One can debate from the minute you get in the car to head to the field to the very moment you call it a day what it takes to get environment shots. My personal mantra – 80% luck enabled by 20% dedication. The chances you will be in the right place at the right time with the right settings is astronomically small – just finding the subject can be frustrating as hell, much less to get it to do something other than fly away with a large black barrel pointed at it.
The remaining 20% allows you to do something with it when the stars align. You have to get to know your subject beyond the ID characteristics – what does it feed on, when does it hunt, how does it hunt, what habitat does it prefer, what calendar does it follow, are there secondary characteristics to look for – high perches, low perches, moving water, calm water, branches hanging over water etc. Arm yourself with the best equipment (knowledge) to increase the odds.
The most important component is simply experience. The more time in the field the more nuances you can discover. A Tern will give a slight upward thrust right before a making a sharp bank and dropping vertical into the water – set your focus at that very point and simply follow it down to impact. In my experiences, our Eagle friends will make several passes before choosing its victim. The legs will usually drop down on those passes, but when they arch back up to a 45 for greater support on impact, well, that’s when things get serious.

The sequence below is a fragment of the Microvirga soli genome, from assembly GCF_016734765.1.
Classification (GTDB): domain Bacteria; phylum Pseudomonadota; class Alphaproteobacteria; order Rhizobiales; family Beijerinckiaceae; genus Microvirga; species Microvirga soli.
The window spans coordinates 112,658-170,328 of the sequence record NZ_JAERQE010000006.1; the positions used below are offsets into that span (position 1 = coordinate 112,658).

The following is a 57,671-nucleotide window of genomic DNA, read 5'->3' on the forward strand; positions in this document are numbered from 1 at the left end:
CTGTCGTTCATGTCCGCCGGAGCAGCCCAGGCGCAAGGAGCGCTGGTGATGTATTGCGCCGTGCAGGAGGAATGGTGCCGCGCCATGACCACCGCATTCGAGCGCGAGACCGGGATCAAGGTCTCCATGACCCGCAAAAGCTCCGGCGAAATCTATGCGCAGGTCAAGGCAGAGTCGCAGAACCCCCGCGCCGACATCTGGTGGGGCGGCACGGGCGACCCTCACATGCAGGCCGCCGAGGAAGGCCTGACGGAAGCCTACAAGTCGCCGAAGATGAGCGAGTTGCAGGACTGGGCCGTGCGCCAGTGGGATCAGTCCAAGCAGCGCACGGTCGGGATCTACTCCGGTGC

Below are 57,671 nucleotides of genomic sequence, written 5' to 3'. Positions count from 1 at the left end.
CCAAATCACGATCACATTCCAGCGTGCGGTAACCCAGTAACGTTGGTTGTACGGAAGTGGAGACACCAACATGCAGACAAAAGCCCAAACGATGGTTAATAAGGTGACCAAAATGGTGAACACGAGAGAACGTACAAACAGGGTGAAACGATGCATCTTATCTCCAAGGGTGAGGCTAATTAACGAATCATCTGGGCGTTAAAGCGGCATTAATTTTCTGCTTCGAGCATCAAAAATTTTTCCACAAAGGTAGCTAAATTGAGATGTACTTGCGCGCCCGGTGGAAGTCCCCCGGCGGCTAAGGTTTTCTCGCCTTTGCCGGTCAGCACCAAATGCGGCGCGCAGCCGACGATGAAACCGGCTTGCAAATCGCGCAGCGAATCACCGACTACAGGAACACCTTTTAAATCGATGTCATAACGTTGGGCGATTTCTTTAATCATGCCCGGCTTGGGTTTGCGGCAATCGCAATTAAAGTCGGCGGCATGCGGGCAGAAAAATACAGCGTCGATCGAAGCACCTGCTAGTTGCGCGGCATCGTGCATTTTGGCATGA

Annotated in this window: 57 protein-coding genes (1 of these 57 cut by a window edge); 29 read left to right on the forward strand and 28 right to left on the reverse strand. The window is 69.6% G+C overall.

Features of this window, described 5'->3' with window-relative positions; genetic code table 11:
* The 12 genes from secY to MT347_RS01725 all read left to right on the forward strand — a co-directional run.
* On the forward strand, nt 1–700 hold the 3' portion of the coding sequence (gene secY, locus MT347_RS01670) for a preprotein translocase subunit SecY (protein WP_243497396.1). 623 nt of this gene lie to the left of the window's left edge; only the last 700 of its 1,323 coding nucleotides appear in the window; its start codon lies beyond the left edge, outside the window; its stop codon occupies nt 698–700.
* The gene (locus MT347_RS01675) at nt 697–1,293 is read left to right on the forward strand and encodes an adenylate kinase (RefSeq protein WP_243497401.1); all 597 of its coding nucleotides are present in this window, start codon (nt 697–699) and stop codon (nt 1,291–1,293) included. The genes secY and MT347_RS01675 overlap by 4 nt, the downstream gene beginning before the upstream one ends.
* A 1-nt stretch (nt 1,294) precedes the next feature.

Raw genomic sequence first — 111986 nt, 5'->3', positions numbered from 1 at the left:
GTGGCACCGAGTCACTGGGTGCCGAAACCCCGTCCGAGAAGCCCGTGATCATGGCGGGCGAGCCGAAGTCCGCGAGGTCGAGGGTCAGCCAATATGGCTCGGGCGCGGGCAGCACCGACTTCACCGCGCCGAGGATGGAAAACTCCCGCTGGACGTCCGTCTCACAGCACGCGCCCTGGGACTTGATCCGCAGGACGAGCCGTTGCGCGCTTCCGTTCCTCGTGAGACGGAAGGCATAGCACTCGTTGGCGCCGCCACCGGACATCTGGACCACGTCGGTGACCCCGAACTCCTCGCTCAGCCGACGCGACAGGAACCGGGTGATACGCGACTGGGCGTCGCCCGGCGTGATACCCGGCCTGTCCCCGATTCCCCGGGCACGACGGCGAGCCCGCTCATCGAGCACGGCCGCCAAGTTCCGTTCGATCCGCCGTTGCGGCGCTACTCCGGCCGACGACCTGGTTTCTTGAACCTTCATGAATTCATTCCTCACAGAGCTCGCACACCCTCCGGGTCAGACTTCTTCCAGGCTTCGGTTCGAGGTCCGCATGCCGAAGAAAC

All that is left is to fail and fail and fail again. Each time a little more experienced, some nuance put in the memory banks or a tweak of a camera setting until you get your vision in the tin – then continue trying, continue failing until you get the next keeper (you will probably not even notice it is taking less attempts each time). For me, the challenge is what makes photography so fulfilling. I’ll look at a fuzzy picture with absolute joy if it happens to be the first time I’ve managed to actually get the bird somewhere in the tiny frame. Next goal, get it a little sharper or closer to impact or whatever the case is that moves you to better.